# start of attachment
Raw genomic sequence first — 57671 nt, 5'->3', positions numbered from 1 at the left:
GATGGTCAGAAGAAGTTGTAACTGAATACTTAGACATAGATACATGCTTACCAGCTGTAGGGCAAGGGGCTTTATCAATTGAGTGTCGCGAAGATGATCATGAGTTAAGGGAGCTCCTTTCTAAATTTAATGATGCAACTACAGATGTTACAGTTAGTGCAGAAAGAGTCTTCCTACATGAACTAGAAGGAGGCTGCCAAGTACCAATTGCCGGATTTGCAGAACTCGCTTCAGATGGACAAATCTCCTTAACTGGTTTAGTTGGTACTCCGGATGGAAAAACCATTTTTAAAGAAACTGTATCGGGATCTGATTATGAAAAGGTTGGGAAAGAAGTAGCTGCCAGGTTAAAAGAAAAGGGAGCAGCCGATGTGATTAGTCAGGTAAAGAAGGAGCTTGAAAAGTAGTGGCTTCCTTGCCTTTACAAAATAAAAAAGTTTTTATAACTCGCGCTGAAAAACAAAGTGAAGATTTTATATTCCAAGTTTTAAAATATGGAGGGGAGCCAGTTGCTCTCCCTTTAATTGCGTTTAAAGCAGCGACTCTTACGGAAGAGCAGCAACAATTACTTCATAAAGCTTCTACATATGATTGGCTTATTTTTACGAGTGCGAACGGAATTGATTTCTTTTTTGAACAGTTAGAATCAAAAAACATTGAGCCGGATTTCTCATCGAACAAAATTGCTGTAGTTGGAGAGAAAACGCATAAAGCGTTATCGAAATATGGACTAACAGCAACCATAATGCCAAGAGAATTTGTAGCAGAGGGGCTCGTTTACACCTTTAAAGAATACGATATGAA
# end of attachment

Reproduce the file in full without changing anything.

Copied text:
Raw genomic sequence first — 57671 nt, 5'->3', positions numbered from 1 at the left:
GATGGTCAGAAGAAGTTGTAACTGAATACTTAGACATAGATACATGCTTACCAGCTGTAGGGCAAGGGGCTTTATCAATTGAGTGTCGCGAAGATGATCATGAGTTAAGGGAGCTCCTTTCTAAATTTAATGATGCAACTACAGATGTTACAGTTAGTGCAGAAAGAGTCTTCCTACATGAACTAGAAGGAGGCTGCCAAGTACCAATTGCCGGATTTGCAGAACTCGCTTCAGATGGACAAATCTCCTTAACTGGTTTAGTTGGTACTCCGGATGGAAAAACCATTTTTAAAGAAACTGTATCGGGATCTGATTATGAAAAGGTTGGGAAAGAAGTAGCTGCCAGGTTAAAAGAAAAGGGAGCAGCCGATGTGATTAGTCAGGTAAAGAAGGAGCTTGAAAAGTAGTGGCTTCCTTGCCTTTACAAAATAAAAAAGTTTTTATAACTCGCGCTGAAAAACAAAGTGAAGATTTTATATTCCAAGTTTTAAAATATGGAGGGGAGCCAGTTGCTCTCCCTTTAATTGCGTTTAAAGCAGCGACTCTTACGGAAGAGCAGCAACAATTACTTCATAAAGCTTCTACATATGATTGGCTTATTTTTACGAGTGCGAACGGAATTGATTTCTTTTTTGAACAGTTAGAATCAAAAAACATTGAGCCGGATTTCTCATCGAACAAAATTGCTGTAGTTGGAGAGAAAACGCATAAAGCGTTATCGAAATATGGACTAACAGCAACCATAATGCCAAGAGAATTTGTAGCAGAGGGGCTCGTTTACACCTTTAAAGAATACGATATGAA